In addition to the main research news outlet, UFNow, and the official campus newsletter, InsideUF, other university affiliates — including the journalism school, the engineering school, the pharmacy school and even the library — are on Twitter.

“We knew some offices were doing it, but we didn’t realize how extensive it was,” university spokesman Steve Orlando said, adding that there was no concerted effort among administrators to begin Twitter accounts.

He said UFNow was originally intended to only reach reporters, but it now attracts students, other universities, local elementary schools and funding agencies. The account broke 1,000 followers last week.

Orlando attributed the number of accounts to the value of social media, adding that Twitter and the university’s Facebook page allow administrators to connect directly with the community.

“It’s no secret that the news business … is going through a real hard time right now,” he said. “There are fewer outlets, there are fewer reporters and our job in the news office is to get news out.”

George Washington University was named the most prolific Twitterer, averaging 57.7 Tweets per day on its 17 accounts.

In addition to posting university-wide news, GW administrators use Twitter for social communications, such as congratulating newly accepted students, soliciting student feedback on course recommendations and networking students with alumni in their respective fields.

Menachem Wecker, electronic communications writer and manager of the university’s main account GWToday, said the decision to move to Twitter-based university broadcasts was an easy one since many students already had accounts.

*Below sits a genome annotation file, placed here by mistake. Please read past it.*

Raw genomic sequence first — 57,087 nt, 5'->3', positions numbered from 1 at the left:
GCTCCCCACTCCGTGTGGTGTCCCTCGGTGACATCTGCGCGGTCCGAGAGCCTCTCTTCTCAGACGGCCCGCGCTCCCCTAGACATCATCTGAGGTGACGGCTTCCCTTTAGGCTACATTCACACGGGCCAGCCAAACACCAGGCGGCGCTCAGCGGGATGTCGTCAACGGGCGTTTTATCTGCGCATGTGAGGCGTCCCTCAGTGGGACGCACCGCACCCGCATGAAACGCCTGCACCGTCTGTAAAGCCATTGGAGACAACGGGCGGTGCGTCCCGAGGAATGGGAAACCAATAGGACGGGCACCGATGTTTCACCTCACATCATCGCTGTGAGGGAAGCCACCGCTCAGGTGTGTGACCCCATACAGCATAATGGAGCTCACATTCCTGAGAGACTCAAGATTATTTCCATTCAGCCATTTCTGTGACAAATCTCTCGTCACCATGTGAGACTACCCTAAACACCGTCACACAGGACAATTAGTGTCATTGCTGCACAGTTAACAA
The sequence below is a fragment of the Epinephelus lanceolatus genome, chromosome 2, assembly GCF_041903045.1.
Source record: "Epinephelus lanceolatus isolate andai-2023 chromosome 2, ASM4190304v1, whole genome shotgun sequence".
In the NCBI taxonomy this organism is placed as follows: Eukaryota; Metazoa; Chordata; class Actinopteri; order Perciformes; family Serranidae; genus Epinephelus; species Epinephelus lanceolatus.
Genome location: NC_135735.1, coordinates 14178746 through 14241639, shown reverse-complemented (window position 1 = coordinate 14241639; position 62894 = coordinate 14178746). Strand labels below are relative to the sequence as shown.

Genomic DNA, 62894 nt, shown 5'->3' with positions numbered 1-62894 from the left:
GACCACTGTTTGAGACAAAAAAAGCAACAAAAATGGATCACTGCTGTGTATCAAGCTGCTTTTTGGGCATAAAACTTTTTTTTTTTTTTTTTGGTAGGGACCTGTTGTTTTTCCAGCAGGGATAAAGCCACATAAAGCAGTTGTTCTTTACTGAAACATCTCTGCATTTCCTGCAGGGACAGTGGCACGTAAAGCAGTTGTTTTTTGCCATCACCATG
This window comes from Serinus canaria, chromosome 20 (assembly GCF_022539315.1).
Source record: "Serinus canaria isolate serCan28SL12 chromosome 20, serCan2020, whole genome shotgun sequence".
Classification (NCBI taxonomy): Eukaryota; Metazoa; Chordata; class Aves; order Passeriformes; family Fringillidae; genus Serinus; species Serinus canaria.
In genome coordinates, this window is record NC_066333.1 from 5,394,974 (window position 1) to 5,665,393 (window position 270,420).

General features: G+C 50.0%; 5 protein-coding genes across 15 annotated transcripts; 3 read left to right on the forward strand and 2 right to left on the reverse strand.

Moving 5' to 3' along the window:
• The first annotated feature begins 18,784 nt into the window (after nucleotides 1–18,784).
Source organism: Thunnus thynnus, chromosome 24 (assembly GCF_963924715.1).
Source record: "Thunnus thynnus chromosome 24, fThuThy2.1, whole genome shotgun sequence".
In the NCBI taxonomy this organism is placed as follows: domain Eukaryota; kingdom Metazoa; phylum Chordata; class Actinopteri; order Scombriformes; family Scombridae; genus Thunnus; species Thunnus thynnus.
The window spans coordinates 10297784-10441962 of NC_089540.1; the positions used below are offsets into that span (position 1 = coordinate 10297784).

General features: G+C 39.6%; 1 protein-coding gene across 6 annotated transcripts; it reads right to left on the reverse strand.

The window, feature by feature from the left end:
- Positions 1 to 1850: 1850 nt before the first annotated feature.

As a social media expert and co-founder of the Association for Social Media & Higher Education, he predicts that Twitter will slowly gain a foothold among U.S. universities.

“As higher education folks get more used to Twitter, I think we will see more and more people doing things of this sort, because they make sense,” he said in an e-mail. “It’s just tough, I think, because most positions don’t have social media written into their job descriptions.”

Pitt’s low ranking in the UniversitiesAndColleges.org study come as little surprise to Amanda Leff Ritchie, who manages PittTweet.

“If we were placed in the bottom tier for only having nine days of activity, I can understand that,” she said.

While the Twitter account is still gaining speed, Ritchie said she sees more community interaction through Pitt’s official Facebook page, which she also manages.

She said that while Pitt averages at least 10 responses per post on Facebook, she could “count on one hand” the number of responses the Twitter account receives.

“[With Twitter], I feel like I’m talking to a vacuum, but when I’m communicating via Facebook, I feel like there’s really a conversation going on,” Ritchie said.

She recently led a University workshop to promote social networking among Pitt administrators, adding that while PittTweet is the only Pitt Twitter account that she knows, some Pitt departments already have their own Facebook pages.

But with any social media outlet, Ritchie said, Twitter’s effectiveness at Pitt could change.

“Who knows — maybe by this time next year, my opinion will have completely changed,” she said. “But I think right now, Facebook really fits the bill for us to reach out to our students.”